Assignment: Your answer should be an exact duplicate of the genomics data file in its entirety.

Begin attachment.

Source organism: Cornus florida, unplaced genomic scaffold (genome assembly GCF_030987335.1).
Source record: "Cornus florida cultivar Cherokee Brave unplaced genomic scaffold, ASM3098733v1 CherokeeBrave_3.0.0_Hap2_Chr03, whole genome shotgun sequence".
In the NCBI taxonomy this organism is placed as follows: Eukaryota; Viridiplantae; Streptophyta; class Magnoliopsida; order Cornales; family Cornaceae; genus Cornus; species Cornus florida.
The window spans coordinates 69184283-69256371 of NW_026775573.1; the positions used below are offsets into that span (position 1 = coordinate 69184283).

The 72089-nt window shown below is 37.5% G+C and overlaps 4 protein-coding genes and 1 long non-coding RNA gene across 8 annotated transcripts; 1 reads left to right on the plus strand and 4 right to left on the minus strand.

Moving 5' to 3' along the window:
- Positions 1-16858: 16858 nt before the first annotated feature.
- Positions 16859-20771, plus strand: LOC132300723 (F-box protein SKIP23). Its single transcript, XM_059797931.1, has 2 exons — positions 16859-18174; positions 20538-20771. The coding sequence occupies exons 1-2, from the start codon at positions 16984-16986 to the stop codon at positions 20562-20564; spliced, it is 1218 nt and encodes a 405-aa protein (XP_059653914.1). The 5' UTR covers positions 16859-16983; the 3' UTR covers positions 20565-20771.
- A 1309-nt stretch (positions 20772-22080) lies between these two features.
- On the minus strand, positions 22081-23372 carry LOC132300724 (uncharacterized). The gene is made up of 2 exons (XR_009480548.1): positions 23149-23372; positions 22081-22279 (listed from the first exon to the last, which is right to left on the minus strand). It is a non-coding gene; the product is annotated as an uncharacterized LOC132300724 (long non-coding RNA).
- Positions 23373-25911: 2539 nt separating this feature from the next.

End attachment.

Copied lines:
Source organism: Cornus florida, unplaced genomic scaffold (genome assembly GCF_030987335.1).
Source record: "Cornus florida cultivar Cherokee Brave unplaced genomic scaffold, ASM3098733v1 CherokeeBrave_3.0.0_Hap2_Chr03, whole genome shotgun sequence".
In the NCBI taxonomy this organism is placed as follows: Eukaryota; Viridiplantae; Streptophyta; class Magnoliopsida; order Cornales; family Cornaceae; genus Cornus; species Cornus florida.
The window spans coordinates 69184283-69256371 of NW_026775573.1; the positions used below are offsets into that span (position 1 = coordinate 69184283).

The 72089-nt window shown below is 37.5% G+C and overlaps 4 protein-coding genes and 1 long non-coding RNA gene across 8 annotated transcripts; 1 reads left to right on the plus strand and 4 right to left on the minus strand.

Moving 5' to 3' along the window:
- Positions 1-16858: 16858 nt before the first annotated feature.
- Positions 16859-20771, plus strand: LOC132300723 (F-box protein SKIP23). Its single transcript, XM_059797931.1, has 2 exons — positions 16859-18174; positions 20538-20771. The coding sequence occupies exons 1-2, from the start codon at positions 16984-16986 to the stop codon at positions 20562-20564; spliced, it is 1218 nt and encodes a 405-aa protein (XP_059653914.1). The 5' UTR covers positions 16859-16983; the 3' UTR covers positions 20565-20771.
- A 1309-nt stretch (positions 20772-22080) lies between these two features.
- On the minus strand, positions 22081-23372 carry LOC132300724 (uncharacterized). The gene is made up of 2 exons (XR_009480548.1): positions 23149-23372; positions 22081-22279 (listed from the first exon to the last, which is right to left on the minus strand). It is a non-coding gene; the product is annotated as an uncharacterized LOC132300724 (long non-coding RNA).
- Positions 23373-25911: 2539 nt separating this feature from the next.